Lockport Union-Sun & Journal Online

January 25, 2014

NIAGARA DISCOVERIES: Meet two John Hodges

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Lockport Union-Sun & Journal

Lockport Union-Sun & Journal — Author’s note: This is the second installment in “The Name is the Same But The History Is Different” series looking at local notables in Niagara County’s past. This week, meet two contemporaries named John Hodge, one from Lockport and the other from Niagara Falls.

The first John Hodge to be considered is the one who made Lockport his home for most of his life. This John Hodge was born in Jefferson County, N.Y., in 1839. He arrived in Lockport as a teenager in the early 1850s and worked a variety of odd jobs. Intent on becoming a lawyer, he entered the law office of Edward I. Chase in 1857, studying under him for the next four years. 

Not finding the law to his satisfaction, young Hodge left the Chase office and began working as a clerk in the office of the Merchant’s Gargling Oil Company under a man named Morris Tucker. Hodge married Tucker’s daughter, who died not long after giving birth to a child who also died. Upon his daughter’s death, Tucker named Hodge as his sole heir.

When Tucker died in 1866, Hodge inherited not only his fortune but also his position in the company. Hodge was something of a genius when it came to advertising and soon made Merchant’s Gargling Oil a household name all over the country. With his earnings he was able to build the towered, mansard roofed Hodge Opera House at Main and Market Streets in 1871. When that burned down 10 years later, he built a slightly less elaborate version at the same location. 

Hodge served on the boards of directors of many companies and organizations in Lockport and Niagara Falls. One of these was the Home of the Friendless, a home for widows and orphaned children of the Civil War. He purchased the former Washington Hunt mansion in Lowertown and donated it to the organization as their permanent residence. This establishment eventually became the Wyndham Lawn Home for Children.

Hodge also belonged to many civic and fraternal organizations and was one of the highest ranking Masons in New York State. When only in his 50s, Hodge began to experience heart problems and passed away in 1895 at the age of 56. He was buried with full Masonic honors in Glenwood Cemetery. In 1902, his second wife Ella Daniels Hodge, had the “John Hodge Memorial Hospital” added to the Home for the Friendless. The name still appears over one of the entrances to the current facility.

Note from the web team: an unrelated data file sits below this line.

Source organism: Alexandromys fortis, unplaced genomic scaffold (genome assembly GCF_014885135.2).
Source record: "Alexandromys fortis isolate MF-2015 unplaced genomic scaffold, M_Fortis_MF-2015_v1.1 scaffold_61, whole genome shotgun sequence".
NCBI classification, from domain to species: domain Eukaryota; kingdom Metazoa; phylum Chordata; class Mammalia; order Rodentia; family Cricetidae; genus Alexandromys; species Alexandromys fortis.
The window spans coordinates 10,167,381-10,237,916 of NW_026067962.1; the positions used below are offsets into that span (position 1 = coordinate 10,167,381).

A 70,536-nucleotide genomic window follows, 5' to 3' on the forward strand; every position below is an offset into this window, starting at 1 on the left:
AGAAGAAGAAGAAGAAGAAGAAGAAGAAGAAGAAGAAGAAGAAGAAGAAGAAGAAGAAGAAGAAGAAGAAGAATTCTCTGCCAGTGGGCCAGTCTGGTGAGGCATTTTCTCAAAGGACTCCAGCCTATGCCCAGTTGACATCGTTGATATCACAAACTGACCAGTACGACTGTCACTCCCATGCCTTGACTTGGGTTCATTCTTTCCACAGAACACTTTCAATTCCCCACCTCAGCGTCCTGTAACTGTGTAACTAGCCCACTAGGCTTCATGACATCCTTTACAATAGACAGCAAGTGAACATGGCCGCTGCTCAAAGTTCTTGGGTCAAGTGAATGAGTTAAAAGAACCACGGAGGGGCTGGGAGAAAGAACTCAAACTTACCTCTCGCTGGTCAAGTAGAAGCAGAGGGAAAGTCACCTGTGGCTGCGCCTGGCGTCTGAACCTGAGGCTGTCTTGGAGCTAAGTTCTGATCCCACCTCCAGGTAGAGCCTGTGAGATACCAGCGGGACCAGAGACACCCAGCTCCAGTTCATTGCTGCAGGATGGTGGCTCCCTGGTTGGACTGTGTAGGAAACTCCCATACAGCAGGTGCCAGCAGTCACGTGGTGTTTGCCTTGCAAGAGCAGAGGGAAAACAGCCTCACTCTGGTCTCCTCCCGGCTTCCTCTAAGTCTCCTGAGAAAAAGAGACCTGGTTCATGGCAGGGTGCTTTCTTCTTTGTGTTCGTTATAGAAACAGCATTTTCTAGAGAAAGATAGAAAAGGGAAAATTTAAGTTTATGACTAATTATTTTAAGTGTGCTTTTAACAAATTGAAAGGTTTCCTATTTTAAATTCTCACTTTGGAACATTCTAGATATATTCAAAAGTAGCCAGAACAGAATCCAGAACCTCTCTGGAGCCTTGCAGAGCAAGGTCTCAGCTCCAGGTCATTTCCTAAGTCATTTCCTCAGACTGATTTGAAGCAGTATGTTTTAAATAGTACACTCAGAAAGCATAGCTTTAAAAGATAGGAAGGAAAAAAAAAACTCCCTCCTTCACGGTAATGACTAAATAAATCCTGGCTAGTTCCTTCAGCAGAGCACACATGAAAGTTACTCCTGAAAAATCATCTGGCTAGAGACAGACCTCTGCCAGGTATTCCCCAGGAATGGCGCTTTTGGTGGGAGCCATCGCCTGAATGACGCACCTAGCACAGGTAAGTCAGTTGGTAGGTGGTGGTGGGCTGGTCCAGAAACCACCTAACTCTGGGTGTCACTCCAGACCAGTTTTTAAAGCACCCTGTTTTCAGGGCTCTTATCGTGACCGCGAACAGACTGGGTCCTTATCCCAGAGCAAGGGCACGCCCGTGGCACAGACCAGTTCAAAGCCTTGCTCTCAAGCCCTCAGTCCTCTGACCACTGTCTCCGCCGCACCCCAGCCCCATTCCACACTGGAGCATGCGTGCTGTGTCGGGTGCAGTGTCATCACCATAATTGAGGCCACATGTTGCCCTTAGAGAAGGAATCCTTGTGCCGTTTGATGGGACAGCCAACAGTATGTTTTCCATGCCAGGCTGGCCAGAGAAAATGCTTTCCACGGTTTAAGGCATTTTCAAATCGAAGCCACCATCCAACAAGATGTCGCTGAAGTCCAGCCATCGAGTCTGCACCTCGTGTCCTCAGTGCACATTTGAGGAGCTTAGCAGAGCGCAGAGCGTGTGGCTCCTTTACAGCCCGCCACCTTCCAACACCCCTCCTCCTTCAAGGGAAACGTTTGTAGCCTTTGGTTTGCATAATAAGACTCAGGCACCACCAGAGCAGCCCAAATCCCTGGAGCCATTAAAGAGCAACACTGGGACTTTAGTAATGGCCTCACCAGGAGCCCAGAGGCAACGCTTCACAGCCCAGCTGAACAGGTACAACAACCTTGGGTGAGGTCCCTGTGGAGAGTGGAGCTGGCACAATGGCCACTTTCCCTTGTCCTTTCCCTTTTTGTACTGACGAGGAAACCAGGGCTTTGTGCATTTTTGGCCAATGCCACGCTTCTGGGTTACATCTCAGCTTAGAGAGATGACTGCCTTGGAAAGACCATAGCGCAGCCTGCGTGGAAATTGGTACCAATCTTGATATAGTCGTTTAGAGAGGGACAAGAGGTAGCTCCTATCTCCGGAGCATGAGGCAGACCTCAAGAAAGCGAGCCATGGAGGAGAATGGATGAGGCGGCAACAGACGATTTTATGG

The Niagara Falls John Hodge was born in Cambria in 1851 and attended the Lockport Union School. He then graduated from the University of the City of New York and completed his medical studies at the New York Homeopathic Medical College in 1881. He practiced in Lockport for one year before moving to Niagara Falls in 1883.

He also held some beliefs that were considered unorthodox for the time. Dr. Hodge was an anti-vaccinationist who was outspoken against what he called “authoritative efforts” to immunize residents during a smallpox epidemic in Niagara Falls. In addition to being a critic of vaccinations, Dr. Hodge was a great supporter of animal rights. He was “for many years a relentless prosecutor of all those guilty of mistreating animals and was ever seeking to improve the lot of creatures which could not help themselves.” 

He was also considered something of an eccentric by some because of his decided opinions, which were in direct contrast to accepted beliefs of the day. One of these was his non-belief in a supreme being. He was an affirmed agnostic at a time when religious belief was paramount to everything else in one’s life.

Of one Dr. Hodge’s claims to fame occurred on the evening of Jan. 9, 1889. He was returning from visiting a patient on the Canadian side of the river and was crossing the Falls View Bridge during a horrific gale. He was the last person to cross the bridge before it collapsed into the river below at 3:20 a.m. Jan. 10, 1889.

Dr. Hodge continued to practice medicine well into his 80s. He died Feb. 18, 1937, of heart complications at the age of 86. His body was cremated according to his wishes. There is no record of where his ashes were interred.

Ann Marie Linnabery is the assistant director of the History Center of Niagara.